Now, you've probably heard or are familiar with the proverb, 'a problem shared is a problem halved.' Scientists decided to do some research about it to see how that fares in the real world. So in 2014, a study in California found that the best way to reduce stress is to share your feelings and discuss your problems with someone, and if it's someone who is in the same situation as you, it yields the best results.
Now that talking about our problems and sharing them with someone is scientifically proven, we can each conduct a social experiment in our own lives of how we feel when we tell someone the state of our mind and if it alleviates our stress, or not.
Talking about depression, suicide, mental health and sharing our stories with each other also helps us connect on a human level, and maybe even help someone put their situation and life in perspective. As an example, when I was going through depression a few years ago, I was on the phone with Dawn, a close friend of mine, who reminded me to focus on everything I have that some people in world don't. Instantly, by talking about my problems with a friend, my perspective shifted towards gratitude and focusing on the blessings in my life as opposed to what I am missing. And though this was a daily challenge, especially since my mind and life were so down in the dumps, just a simple reminder from a friend helped me change my mental wavelength. If I hadn't phoned Dawn, I would have continued looping the same story in my mind and felt worse and worse with each time.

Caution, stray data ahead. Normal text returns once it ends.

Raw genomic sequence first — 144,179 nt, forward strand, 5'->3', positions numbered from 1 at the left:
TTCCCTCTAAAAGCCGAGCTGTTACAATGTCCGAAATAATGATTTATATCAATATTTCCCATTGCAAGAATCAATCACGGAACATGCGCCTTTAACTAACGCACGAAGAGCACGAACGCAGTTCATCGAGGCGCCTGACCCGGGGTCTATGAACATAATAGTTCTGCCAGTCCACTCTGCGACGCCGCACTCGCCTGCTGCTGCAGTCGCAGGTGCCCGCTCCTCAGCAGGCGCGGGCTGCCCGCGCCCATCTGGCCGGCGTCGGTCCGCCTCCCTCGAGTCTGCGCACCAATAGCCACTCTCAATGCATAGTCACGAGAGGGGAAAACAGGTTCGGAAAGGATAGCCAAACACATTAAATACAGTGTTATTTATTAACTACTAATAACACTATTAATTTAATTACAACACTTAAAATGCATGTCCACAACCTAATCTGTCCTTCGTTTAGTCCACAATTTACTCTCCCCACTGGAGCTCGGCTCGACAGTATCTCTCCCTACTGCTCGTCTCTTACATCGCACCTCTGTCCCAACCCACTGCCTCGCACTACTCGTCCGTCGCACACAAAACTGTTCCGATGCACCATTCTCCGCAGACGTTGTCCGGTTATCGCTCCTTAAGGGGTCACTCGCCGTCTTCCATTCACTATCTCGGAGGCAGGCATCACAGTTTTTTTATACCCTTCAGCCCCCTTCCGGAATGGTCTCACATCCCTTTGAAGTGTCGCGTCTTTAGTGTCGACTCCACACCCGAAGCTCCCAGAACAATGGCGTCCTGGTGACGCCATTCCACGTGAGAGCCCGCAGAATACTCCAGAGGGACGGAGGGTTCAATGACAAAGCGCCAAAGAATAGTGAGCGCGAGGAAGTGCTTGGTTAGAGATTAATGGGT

If enough of us start talking about mental health, we will probably create a ripple effect in society and possibly more and more people will start to openly talk about their mental health as well. So much so, that hopefully this ripple creates a wave and the wave rolls into the governments around the world where more reforms and actions are taken on an official level with changes implemented into national health organisations, work place reforms and even town and community planning.
So, how can we start the conversation?
We can start with a small step: we can pay it forward.
- Share this blog on social media.
- Share your story in the comments below or with a friend who you've known for a while but haven't completely opened up to.
- Ask someone at work how they really are.
- Call a friend or organise a catch up and tell them your story or ask them about theirs.
- Send someone an empowerment card.
- Tell someone you love them.
- Give a stranger a compliment.
Though these are all little things and barely involve any financial cost, each one of them has the potential to save a life. Like Arina, no matter how well our lives may be going, we can all feel a little hopeless sometimes and sometimes that conversation or message or story can help bring perspective and a smile into our minds and hearts. Sometimes that's all it takes to keep us going.
Other times, we may need more.
But for the moment, let's start talking.
We might even save a life today.
Wouldn't that be worth it?
And if you don't feel comfortable talking to the people in your immediate life, you can also reach out to these organisations. The hyper-links will take you to their sites: